U.S. Proposes $6.43 Billion Arms Sale to Taiwan
The Bush administration has agreed to sell Taiwan $6.43 billion of weapons, eliciting disapproval from Beijing, which sees the island as part of China.
Chinese Vice Foreign Minister He Yafei called for a meeting with the chargé d'affaires of the U.S. Embassy in Beijing to protest the sale, China's official Xinhua news agency said. A Chinese Ministry of Defense spokesman said the proposed sale had "poisoned" otherwise-improving military relations with the U.S., Xinhua said.U.S. Navy
On Monday afternoon, the Pentagon said China had canceled some military contacts with U.S. over the proposed sale. Defense Department spokesman Maj. Stewart Upton said that Beijing notified the U.S. that it will not go forward with some senior-level visits and some other plans.
"In response to Friday's announcement of Taiwan arms sales, the People's Republic of China canceled or postponed several upcoming military-to-military exchanges," Maj. Upton said, adding that this does not represent a change in U.S. policy and that "China's continued politicization of our military relationship results in missed opportunities."
Notification of the sale was posted on a Pentagon agency's Web site Friday. Congress has 30 days from the announcement to comment on the sale, which will proceed if there are no objections.
Karl Duckworth, a State Department spokesman, said that the sale is "consistent" with U.S. policy and that all foreign military sales are discussed and approved through long-established procedures.
"We appreciate [Taiwan President Ma Ying-jeou's administration's] efforts to reduce tensions in the Taiwan Strait and to build on the already excellent ties between the people of Taiwan and the U.S.," he said.
The U.S. previously has approved sales of similar weapons to Taiwan. The two sides have been in talks about the current weapons package for some time, and the sale is only half what Taiwan requested.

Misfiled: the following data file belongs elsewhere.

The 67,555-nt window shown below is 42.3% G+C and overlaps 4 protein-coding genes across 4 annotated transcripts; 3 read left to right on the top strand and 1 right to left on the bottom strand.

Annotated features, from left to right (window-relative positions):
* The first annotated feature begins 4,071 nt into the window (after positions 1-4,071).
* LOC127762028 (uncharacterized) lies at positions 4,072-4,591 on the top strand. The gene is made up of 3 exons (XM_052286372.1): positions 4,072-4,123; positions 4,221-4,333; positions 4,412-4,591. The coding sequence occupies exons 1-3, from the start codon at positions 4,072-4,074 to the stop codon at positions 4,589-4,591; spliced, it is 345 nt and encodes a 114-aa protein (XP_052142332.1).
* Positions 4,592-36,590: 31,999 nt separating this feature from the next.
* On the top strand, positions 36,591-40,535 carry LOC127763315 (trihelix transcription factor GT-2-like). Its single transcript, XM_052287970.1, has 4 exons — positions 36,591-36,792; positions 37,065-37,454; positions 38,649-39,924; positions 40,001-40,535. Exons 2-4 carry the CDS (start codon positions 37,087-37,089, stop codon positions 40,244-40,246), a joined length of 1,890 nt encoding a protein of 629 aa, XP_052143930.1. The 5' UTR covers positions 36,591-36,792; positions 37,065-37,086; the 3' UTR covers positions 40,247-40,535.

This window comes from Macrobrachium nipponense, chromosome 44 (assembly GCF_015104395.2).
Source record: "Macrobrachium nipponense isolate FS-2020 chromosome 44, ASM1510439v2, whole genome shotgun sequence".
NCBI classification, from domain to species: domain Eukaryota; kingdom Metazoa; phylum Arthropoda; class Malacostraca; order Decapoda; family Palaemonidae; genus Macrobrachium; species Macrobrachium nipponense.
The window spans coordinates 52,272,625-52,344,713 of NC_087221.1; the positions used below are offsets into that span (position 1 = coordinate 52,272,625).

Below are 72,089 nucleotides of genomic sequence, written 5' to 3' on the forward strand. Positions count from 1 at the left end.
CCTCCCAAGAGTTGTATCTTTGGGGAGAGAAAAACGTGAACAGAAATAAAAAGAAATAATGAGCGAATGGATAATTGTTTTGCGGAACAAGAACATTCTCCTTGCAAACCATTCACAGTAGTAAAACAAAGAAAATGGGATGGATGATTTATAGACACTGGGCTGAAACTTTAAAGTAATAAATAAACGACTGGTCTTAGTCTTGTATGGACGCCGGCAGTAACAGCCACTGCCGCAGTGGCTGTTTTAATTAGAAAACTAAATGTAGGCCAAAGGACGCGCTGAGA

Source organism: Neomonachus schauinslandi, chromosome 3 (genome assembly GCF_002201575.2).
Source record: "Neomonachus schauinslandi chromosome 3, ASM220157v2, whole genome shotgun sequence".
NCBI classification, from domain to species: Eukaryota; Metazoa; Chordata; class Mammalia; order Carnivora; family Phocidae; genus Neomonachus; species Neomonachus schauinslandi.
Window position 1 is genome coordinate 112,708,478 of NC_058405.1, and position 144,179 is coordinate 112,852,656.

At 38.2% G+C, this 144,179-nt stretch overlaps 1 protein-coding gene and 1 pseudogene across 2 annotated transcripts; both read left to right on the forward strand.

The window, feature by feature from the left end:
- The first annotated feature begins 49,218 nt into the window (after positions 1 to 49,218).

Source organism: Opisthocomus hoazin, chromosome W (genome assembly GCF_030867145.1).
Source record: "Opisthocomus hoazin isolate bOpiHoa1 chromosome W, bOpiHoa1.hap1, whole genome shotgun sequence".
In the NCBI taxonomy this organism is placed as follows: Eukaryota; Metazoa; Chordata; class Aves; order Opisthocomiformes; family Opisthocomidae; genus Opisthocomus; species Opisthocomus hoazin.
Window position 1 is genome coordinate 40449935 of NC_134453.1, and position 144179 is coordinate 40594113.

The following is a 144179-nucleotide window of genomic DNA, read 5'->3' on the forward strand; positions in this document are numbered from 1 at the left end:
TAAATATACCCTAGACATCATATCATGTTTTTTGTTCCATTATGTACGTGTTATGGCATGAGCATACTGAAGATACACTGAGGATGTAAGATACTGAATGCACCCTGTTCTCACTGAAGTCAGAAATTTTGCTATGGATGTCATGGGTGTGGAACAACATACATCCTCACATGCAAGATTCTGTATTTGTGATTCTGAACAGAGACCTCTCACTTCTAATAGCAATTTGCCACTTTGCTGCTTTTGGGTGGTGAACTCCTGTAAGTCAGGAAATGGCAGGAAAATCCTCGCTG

China claims Taiwan as a province, but a strong independence movement has developed on the island over the past decades. Washington has recognized Beijing since 1979 but has committed itself to providing defensive weapons to Taiwan.
The last major arms sale to Taiwan was in 1992, just as the current President Bush's father was leaving office. China has since acquired an array of sophisticated weapons that many defense analysts say has slowly been tipping the balance of power in China's favor.
The U.S. has sold smaller batches of weapons to Taiwan since 1992, including a sale totaling $1.9 billion in September 2007.
The latest U.S. arms sales to Taiwan have been held up in part because Taiwan's former President Chen Shui-bian began pushing for formal independence from China -- angering Beijing and irritating Washington. Mr. Ma, who took office earlier this year, has taken a less-confrontational approach toward China.
Gordon Johndroe, a spokesman for the White House National Security Council, said: "We have a wide-ranging relationship with China. They know we are committed to the one-China policy" -- which holds that Taiwan is a part of China -- but also are aware of the U.S.'s commitments to Taiwan.
"We've seen improving relations between China and Taiwan, and we expect that to continue," he said.
Bonnie Glaser, of the Washington-based Center for Strategic and International Studies, said that in agreeing to the arms sales now, "on the one hand, the U.S. wanted to send a signal of U.S. support for Ma's less-provocative policy toward the mainland, [and on the other] enable Taiwan to negotiate with the mainland from a position of strength."
But she noted several weapon systems that Taiwan wanted, especially submarines, weren't included in the package -- presumably in deference to Beijing.
Since Mr. Ma was elected in March, relations across the Taiwan Strait have been improving. But the Ma administration wants to keep the balance of power between the two sides roughly equal. His office issued a statement saying he was "delighted" with the announcement.
The weapons package includes antimissile systems sold by Raytheon Co. and helicopters from Boeing Co. The State Department said in a statement that the arms package is "a significant and tangible demonstration of the commitment of this administration to provide Taiwan the defensive arms its needs to be strong."
The package includes Block III Apache Longbow attack helicopters, Harpoon missiles, Patriot Advanced Capability (PAC-3) missiles, Javelin missiles, upgrades for Taiwan's E-2T aircraft and spare parts for Taiwan's air force